External links & references

  1. Litany of HSE data breaches : Irish Examiner
  2. List of UK government data losses : WIkipedia
  3.  Laptop Theft and Data Loss By Irish Healt
  4. h Service Executive : John Lawlor, 2009
  5. Microsoft & Skydrive uploads : WMPowerUser.com
  6. My secret crush on big data : redcert.com

 

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Government

Prism: It’s been hiding in plain sight

Well, here it is. After weeks, months, and even years, the scandal has arrived. The scandal that may forever tarnish the Obama presidency: Prism, the top-secret NSA surveillance program that has been harvesting data from nearly every social network service and the world’s leading internet companies. Your personal information and mine and that of everyone you know is being hoovered up and examined and gleaned for whatever information the NSA considers pertinent. This is governmental overreach at its worst. An overwhelming example of the “Power corrupts; absolute power corrupts absolutely” adage.

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Well, here it is.  After weeks, months, and even years,   the scandal has arrived.  The scandal that may forever tarnish the Obama presidency:  Prism, the top-secret NSA surveillance program that has been harvesting data from nearly every social network service and the world’s leading internet companies.  Your personal information and mine and that of everyone you know is being hoovered up and examined and gleaned for whatever information the NSA considers pertinent.  This is governmental overreach at its worst. An overwhelming example of the “Power corrupts; absolute power corrupts absolutely” adage.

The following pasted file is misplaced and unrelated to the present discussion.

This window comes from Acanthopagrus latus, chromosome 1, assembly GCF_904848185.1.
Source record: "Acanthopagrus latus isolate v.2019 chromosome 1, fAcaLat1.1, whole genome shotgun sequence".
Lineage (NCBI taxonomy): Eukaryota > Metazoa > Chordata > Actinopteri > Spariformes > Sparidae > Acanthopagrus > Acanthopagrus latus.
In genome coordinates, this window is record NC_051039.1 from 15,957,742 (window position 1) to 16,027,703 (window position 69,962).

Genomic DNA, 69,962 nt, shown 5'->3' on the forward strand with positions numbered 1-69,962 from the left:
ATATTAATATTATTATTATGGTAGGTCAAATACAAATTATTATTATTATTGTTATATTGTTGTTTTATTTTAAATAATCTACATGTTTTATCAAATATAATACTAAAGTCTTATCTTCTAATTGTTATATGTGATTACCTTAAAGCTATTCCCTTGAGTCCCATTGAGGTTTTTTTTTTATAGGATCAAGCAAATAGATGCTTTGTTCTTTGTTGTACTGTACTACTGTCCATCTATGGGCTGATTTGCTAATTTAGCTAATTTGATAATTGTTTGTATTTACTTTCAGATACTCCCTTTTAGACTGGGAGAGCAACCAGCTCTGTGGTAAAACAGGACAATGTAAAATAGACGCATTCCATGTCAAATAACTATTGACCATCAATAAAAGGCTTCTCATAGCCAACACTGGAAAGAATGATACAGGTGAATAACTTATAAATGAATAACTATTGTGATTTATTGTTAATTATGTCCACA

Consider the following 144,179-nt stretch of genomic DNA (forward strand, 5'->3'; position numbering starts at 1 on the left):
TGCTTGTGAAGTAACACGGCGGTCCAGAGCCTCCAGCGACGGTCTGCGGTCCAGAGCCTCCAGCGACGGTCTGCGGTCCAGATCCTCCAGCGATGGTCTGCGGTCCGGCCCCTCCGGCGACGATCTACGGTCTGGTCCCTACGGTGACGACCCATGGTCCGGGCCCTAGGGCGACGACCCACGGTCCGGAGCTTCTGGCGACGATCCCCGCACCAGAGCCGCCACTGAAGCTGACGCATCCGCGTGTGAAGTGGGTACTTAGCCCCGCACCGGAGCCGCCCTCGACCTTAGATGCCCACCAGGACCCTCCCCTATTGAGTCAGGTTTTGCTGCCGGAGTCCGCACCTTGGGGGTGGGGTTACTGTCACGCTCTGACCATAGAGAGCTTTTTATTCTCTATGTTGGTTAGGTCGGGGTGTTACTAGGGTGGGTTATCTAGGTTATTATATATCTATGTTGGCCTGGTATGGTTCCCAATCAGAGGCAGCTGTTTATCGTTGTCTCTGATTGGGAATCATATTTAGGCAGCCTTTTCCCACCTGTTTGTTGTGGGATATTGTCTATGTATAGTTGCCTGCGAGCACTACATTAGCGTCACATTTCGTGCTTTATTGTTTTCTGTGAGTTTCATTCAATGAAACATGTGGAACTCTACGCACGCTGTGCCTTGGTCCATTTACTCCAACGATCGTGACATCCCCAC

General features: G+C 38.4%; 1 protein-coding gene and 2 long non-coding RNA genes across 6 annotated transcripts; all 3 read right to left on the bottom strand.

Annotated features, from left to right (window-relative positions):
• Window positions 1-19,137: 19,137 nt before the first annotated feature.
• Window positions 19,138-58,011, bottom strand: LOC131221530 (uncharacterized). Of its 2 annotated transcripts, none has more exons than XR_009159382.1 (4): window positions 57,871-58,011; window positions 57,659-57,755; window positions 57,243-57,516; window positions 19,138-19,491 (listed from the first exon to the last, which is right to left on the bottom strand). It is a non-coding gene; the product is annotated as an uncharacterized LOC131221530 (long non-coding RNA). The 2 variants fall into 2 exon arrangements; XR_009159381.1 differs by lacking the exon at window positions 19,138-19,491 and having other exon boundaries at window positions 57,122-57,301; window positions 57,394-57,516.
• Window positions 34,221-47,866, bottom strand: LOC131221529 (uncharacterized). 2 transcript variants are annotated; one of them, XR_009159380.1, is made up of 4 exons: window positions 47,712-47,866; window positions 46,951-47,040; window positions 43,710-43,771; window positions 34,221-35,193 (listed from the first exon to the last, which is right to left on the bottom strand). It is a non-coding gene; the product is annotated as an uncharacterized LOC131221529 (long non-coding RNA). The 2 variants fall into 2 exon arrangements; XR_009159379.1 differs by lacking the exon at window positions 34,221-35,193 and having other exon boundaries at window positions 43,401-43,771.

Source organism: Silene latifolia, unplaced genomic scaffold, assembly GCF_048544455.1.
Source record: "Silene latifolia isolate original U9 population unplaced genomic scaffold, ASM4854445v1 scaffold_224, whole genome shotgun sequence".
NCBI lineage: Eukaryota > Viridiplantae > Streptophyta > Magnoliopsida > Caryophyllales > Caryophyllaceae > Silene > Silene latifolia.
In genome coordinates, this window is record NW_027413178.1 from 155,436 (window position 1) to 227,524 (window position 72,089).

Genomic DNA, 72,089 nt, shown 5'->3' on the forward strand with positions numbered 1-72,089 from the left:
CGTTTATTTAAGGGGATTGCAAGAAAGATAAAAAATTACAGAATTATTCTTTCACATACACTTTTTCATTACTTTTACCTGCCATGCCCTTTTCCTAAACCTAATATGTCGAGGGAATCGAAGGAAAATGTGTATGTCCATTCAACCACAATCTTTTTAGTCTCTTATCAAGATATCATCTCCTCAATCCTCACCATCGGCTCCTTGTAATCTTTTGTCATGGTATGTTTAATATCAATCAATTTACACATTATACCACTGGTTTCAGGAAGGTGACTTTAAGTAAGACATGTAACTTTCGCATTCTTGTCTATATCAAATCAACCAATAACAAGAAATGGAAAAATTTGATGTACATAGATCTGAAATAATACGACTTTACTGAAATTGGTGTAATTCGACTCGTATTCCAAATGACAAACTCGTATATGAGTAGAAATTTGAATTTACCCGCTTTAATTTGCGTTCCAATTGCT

Even President Obama, who campaigned on being the antithesis of George W. Bush and everything he stood for, is not immune to its pull.  Had this occurred during Obama’s first term, I would have to give serious consideration to something I swore, from the day I turned eighteen, I would never do:  abstain from voting in a Presidential election.  This, to me, is an absolute dealbreaker.

And yet, I don’t feel the outrage that is very much justified coming from the media or the populace.  On Yahoo! News this morning the first Prism-related article was an astounding 55 headlines in, one of only three on the entire page, which seemed to be dominated by WWDC speculation and television gossip.  Network news has given it little more than a cursory glance.  On most of the major news channels the story garnered perhaps five minutes of coverage per half-hour, the ironic exception being the opinion programs of that liberal bastion MSNBC, which stayed on the story slightly longer.  Hours upon hours of news coverage has been spent on tempests-in-teacups like the IRS and Benghazi.  Now here’s the real thing being handed to them on a plate, and the response has been superficial at best.  It’s touched on briefly and then abandoned.